Last updated June 28, 2012. Created on June 28, 2012.
Edited by bonobo. Log in to edit this page.

Drupal has its own jargon; it can range from confusing and counterintuitive to downright maddening. This list is by no means comprehensive, but it's a start.

  • Content types: content types are one of the main building blocks within a Drupal site; as the name suggests, content types hold content. However, different content types can hold different kinds of content; an event can hold information that is specific to a time, where a discussion can be used for people to talk. Most sites have multiple different content types, and the name of a content type will ideally give information about how it is used.
  • Node: within Drupal, a node is a piece of content. All data stored via a content type is a node.
  • Taxonomy: Drupal's taxonomy system is used to categorize information. It is a general term that is used to describe how things are categorized.
  • Vocabulary: a vocabulary is a specific, high level subject area. Each vocabulary consists of multiple terms (see below). For example, an example of two vocabularies used in a news site could be "Subject" and "Region".
  • Term: a term is an individual topic within a vocabulary. For example, the terms "Texas" and "The rest of the United States" could be in the "Region" vocabulary.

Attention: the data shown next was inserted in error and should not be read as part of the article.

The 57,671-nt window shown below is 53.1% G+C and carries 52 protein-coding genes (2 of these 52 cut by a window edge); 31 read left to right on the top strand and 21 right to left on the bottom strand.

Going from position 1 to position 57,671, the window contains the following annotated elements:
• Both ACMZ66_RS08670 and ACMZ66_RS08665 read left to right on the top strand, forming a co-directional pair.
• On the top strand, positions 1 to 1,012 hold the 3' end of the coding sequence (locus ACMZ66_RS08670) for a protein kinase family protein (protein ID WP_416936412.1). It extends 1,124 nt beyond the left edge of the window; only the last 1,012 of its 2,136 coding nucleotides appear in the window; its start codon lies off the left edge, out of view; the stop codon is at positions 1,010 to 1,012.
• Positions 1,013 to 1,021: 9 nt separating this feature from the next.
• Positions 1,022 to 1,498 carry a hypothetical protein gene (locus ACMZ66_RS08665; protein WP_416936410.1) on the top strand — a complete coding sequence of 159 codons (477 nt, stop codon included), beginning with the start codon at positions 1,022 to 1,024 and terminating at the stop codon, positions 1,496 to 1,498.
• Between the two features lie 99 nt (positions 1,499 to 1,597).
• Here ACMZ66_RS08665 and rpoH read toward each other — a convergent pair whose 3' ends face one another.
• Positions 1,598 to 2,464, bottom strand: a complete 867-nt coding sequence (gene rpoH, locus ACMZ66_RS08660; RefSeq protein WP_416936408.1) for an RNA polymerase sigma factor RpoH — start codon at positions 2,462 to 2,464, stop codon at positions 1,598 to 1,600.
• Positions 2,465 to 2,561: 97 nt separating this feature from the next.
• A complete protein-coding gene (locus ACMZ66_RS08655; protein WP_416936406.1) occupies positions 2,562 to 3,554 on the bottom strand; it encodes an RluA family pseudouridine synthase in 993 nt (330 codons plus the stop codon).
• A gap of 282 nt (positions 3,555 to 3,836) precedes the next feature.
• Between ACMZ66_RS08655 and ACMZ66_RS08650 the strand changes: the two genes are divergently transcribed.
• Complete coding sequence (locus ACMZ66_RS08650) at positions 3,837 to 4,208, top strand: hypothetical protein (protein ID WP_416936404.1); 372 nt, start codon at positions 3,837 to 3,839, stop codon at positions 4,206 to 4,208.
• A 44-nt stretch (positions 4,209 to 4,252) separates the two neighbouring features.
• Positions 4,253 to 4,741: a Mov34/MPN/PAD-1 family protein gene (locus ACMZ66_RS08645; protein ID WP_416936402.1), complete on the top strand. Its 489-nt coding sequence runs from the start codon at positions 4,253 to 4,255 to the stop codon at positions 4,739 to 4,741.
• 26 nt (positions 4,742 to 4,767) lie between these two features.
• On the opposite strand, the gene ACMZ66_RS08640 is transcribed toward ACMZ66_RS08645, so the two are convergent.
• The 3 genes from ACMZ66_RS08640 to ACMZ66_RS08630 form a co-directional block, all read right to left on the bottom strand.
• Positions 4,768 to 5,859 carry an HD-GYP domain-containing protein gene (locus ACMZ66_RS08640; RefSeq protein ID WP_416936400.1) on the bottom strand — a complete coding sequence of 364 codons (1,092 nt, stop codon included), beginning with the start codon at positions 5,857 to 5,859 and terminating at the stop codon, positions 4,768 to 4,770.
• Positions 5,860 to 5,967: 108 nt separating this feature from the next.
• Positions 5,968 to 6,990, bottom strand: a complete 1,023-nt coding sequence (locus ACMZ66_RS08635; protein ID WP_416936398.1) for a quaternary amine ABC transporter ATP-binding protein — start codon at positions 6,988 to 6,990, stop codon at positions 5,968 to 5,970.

• Menus: collections of links; these links can be displayed as a list, as drop-down items, with graphics, etc, depending on how they are styled by the theme.
  • Blocks: Blocks contain and display a variety of information on a Drupal site. They can be created in a variety of ways, and provide a range of options for displaying and theming content.
  • Entity: an entity is a piece of data within a Drupal site. Nodes, users, comments, and taxonomy are all entities; additionally, with custom code you can create new entity types if/when needed. You can also add fields to entities, which allows for things like detailed user profiles, or more sophisticated comment forms.
  • Fields: fields are used to store and display structured information. For example, on a user profile, you would want to create a "First" and "Last" name field to store normalized data; or, you would break an address down into individual fields to store the components of an address. There are also different types of fields; for example, things as varied as email addresses and pictures can be stored within fields, and this allows us to make some assumptions about the information stored in the field.
  • Bundle: a bundle is an entity and all its fields.
  • Core: Drupal core contains the central codebase of Drupal. Each component of core has a dedicated maintainer; in general, core is the base upon which everything else gets built. Within versions (6.x, 7.x, 8.x, etc) the structure of core will remain relatively unchanged.
  • Contributed modules and themes: The contrib space contains that has been developed and contributed by people within the community. There is a review process that contributors must go through before they are allowed to contribute modules and/or themes on drupal.org, but even with the review process the quality of code in contrib can vary. There are ways of evaluating contrib modules (and we will discuss some of them during this presentation) but in general, site maintainers should exercise caution when installing new code on their site.

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